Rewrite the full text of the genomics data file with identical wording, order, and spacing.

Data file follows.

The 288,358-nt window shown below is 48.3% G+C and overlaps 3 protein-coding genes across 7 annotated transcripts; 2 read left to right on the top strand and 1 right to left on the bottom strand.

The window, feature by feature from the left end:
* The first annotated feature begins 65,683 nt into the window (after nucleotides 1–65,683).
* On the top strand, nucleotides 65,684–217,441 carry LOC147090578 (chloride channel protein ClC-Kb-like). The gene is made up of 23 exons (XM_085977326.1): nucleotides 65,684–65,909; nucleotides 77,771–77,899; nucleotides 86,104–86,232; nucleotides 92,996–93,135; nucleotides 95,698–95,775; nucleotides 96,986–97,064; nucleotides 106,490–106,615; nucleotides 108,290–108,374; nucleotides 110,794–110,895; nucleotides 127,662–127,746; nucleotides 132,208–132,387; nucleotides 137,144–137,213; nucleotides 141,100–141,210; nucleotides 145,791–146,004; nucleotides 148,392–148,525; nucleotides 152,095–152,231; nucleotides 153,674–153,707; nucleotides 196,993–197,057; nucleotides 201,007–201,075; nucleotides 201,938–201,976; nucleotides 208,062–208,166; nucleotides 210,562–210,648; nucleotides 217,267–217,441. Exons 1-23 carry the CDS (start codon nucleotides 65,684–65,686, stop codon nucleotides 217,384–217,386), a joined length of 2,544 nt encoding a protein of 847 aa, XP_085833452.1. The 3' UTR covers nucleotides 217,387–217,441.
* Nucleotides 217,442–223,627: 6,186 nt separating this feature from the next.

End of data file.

The 288,358-nt window shown below is 48.3% G+C and overlaps 3 protein-coding genes across 7 annotated transcripts; 2 read left to right on the top strand and 1 right to left on the bottom strand.

The window, feature by feature from the left end:
* The first annotated feature begins 65,683 nt into the window (after nucleotides 1–65,683).
* On the top strand, nucleotides 65,684–217,441 carry LOC147090578 (chloride channel protein ClC-Kb-like). The gene is made up of 23 exons (XM_085977326.1): nucleotides 65,684–65,909; nucleotides 77,771–77,899; nucleotides 86,104–86,232; nucleotides 92,996–93,135; nucleotides 95,698–95,775; nucleotides 96,986–97,064; nucleotides 106,490–106,615; nucleotides 108,290–108,374; nucleotides 110,794–110,895; nucleotides 127,662–127,746; nucleotides 132,208–132,387; nucleotides 137,144–137,213; nucleotides 141,100–141,210; nucleotides 145,791–146,004; nucleotides 148,392–148,525; nucleotides 152,095–152,231; nucleotides 153,674–153,707; nucleotides 196,993–197,057; nucleotides 201,007–201,075; nucleotides 201,938–201,976; nucleotides 208,062–208,166; nucleotides 210,562–210,648; nucleotides 217,267–217,441. Exons 1-23 carry the CDS (start codon nucleotides 65,684–65,686, stop codon nucleotides 217,384–217,386), a joined length of 2,544 nt encoding a protein of 847 aa, XP_085833452.1. The 3' UTR covers nucleotides 217,387–217,441.
* Nucleotides 217,442–223,627: 6,186 nt separating this feature from the next.